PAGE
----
Stepping outside the Indira Gandhi International Airport in New Delhi at the height of summer in May, you feel a blast of hot air surge over you. For a moment you feel detached from your body; as the 50 degree heat presses down, dust settles on your sticky body and the thick smell of exhaust and smog permeates your lungs.
For first time visitors to India, New Delhi may not necessarily be the best of starting points. The cacophony of blaring horns, calls from street vendors hawking fruits, socks, balloons and everything else in between; topped off by overzealous touts striving to take advantage of your confusion and rip you off may send the most seasoned of travellers into a state of culture shock and have them yearning for peace, comfort and solitude.
This is New Delhi – brash, boisterous, unapologetic and unpredictable. You either love her or hate her.
Personally, New Delhi for me encapsulates all that I yearn about India. The city makes the blood rush to my face, my veins pump with adrenaline and my senses thirst to take in as many sights, sounds and smells as I can.
Some of the must-see attractions include the magnificent Red Fort located in Old Delhi. Built in 1638, it was the residence of Mughal Emperors for more than 200 years. The towering sandstone walls, earlier designed to keep out invaders, now offer welcome respite from the noise and organised chaos of the city. Do also make a stopover at Jama Masjid or Friday Mosque, the largest mosque in India; and climb the minarets to enjoy a bird’s eye view of the sprawling metropolis. During balmy evenings, take a stroll down Lodi Gardens and watch the city wind down after another long day over samosas and cold coffee.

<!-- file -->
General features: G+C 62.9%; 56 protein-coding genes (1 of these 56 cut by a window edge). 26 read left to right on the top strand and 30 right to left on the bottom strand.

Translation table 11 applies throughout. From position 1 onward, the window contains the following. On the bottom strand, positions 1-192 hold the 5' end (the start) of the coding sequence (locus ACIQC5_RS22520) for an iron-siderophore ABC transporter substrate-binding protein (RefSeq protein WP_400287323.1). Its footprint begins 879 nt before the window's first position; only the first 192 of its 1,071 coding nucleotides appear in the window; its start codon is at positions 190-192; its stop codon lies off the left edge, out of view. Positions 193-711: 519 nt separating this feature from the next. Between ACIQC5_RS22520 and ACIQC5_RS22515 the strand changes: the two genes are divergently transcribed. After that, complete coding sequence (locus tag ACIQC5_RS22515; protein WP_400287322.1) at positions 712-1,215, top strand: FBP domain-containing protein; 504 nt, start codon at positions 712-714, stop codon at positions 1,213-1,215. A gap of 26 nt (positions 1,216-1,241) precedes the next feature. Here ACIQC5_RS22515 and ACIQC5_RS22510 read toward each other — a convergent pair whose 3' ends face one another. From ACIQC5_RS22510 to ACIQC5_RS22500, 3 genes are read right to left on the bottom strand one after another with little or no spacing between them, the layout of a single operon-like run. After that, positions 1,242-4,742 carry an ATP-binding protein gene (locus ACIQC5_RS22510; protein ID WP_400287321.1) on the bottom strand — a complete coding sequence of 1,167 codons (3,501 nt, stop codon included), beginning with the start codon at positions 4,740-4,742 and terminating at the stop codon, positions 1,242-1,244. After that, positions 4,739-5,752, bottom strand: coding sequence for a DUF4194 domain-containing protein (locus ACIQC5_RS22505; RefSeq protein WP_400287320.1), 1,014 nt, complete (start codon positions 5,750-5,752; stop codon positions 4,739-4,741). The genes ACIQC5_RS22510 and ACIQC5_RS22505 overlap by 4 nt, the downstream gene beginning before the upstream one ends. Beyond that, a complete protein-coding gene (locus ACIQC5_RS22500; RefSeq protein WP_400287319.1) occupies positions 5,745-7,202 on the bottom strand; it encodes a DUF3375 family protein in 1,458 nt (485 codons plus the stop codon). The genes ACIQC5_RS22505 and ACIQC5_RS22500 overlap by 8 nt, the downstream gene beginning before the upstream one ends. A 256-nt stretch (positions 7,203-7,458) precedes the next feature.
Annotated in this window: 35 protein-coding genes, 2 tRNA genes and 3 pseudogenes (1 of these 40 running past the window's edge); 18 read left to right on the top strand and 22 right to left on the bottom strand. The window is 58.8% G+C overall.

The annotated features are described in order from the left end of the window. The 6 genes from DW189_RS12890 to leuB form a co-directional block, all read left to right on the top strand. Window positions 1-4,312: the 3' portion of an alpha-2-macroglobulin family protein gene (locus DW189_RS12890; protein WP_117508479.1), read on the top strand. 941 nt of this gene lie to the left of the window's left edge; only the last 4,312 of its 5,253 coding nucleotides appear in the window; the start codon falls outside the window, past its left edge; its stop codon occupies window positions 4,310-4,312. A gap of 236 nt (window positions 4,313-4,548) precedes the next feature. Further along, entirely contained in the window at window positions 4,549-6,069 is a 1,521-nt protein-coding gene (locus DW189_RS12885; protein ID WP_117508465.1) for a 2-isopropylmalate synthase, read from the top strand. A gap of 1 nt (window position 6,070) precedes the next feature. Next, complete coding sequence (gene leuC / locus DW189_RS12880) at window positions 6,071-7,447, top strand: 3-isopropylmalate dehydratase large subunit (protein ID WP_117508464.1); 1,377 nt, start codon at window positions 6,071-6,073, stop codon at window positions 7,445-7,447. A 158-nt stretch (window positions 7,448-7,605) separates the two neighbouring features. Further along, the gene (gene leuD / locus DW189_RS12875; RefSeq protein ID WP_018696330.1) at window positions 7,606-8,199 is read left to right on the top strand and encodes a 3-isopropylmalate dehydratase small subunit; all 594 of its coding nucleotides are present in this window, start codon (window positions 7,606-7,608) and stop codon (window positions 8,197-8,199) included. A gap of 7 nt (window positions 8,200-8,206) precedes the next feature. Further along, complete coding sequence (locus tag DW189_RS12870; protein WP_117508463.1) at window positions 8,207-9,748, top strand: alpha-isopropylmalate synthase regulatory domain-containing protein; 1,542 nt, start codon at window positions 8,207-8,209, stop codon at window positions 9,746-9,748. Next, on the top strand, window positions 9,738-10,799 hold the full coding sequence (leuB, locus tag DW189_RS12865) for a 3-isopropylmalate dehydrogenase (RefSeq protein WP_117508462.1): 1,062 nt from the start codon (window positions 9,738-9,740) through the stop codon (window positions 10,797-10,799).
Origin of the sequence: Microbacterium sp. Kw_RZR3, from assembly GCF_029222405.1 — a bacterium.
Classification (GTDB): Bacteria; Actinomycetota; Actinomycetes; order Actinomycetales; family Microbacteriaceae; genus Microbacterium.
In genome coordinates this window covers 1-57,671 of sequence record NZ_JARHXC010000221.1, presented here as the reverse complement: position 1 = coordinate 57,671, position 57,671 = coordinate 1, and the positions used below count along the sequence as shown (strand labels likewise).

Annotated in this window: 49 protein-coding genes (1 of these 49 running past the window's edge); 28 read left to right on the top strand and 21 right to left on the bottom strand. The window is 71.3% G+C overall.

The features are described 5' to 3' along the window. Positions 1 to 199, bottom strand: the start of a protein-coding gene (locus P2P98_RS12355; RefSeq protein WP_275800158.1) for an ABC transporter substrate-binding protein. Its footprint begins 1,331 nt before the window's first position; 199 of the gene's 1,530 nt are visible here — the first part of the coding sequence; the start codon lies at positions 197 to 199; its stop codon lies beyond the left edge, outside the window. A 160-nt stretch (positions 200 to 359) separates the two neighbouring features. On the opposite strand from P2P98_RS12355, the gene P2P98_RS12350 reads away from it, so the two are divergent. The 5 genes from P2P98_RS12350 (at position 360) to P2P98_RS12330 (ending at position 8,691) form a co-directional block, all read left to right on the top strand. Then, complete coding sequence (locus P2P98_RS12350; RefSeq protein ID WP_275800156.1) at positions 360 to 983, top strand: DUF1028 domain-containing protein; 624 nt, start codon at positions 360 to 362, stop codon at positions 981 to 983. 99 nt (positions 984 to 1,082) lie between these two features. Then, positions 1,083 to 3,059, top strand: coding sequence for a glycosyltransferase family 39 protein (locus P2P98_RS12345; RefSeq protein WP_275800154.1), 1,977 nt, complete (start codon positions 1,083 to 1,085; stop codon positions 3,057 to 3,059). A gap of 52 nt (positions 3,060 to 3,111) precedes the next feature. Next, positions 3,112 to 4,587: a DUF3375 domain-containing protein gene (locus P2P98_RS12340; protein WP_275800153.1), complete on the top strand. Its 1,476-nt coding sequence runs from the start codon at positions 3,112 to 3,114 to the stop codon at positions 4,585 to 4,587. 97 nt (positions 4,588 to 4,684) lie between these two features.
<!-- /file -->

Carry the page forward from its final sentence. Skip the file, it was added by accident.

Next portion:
A visit to Delhi will be incomplete without indulging in some shopping. Delhi’s markets are vibrant, diverse and piled with several cheap and unique finds that will pique the interest of even those who are more of “grab and go” shoppers (myself included). Make sure to bargain.
One of the most popular bazaars would be Chandni Chowk. Literally meaning “moon-lit square”, it is one of the oldest and busiest markets and sells a smorgasbord of items such as copperware, textiles, food, furniture and of course, colourful souvenirs and trinkets. It offers tourists an authentic first-hand experience of daily life in India. For those among us who prefer a more upmarket experience, Hauz Khas village provides a more relaxed and contemporary vibe with several laid-back hipster style cafes and boutiques.
Delhi is definitely not for those seeking a manicured travel destination. I cannot promise that you will like this throbbing mass of confusion – but I do guarantee that the memories and experiences you have will take pride of place in your travel portfolio. (Text and photos by Sandeep Singh)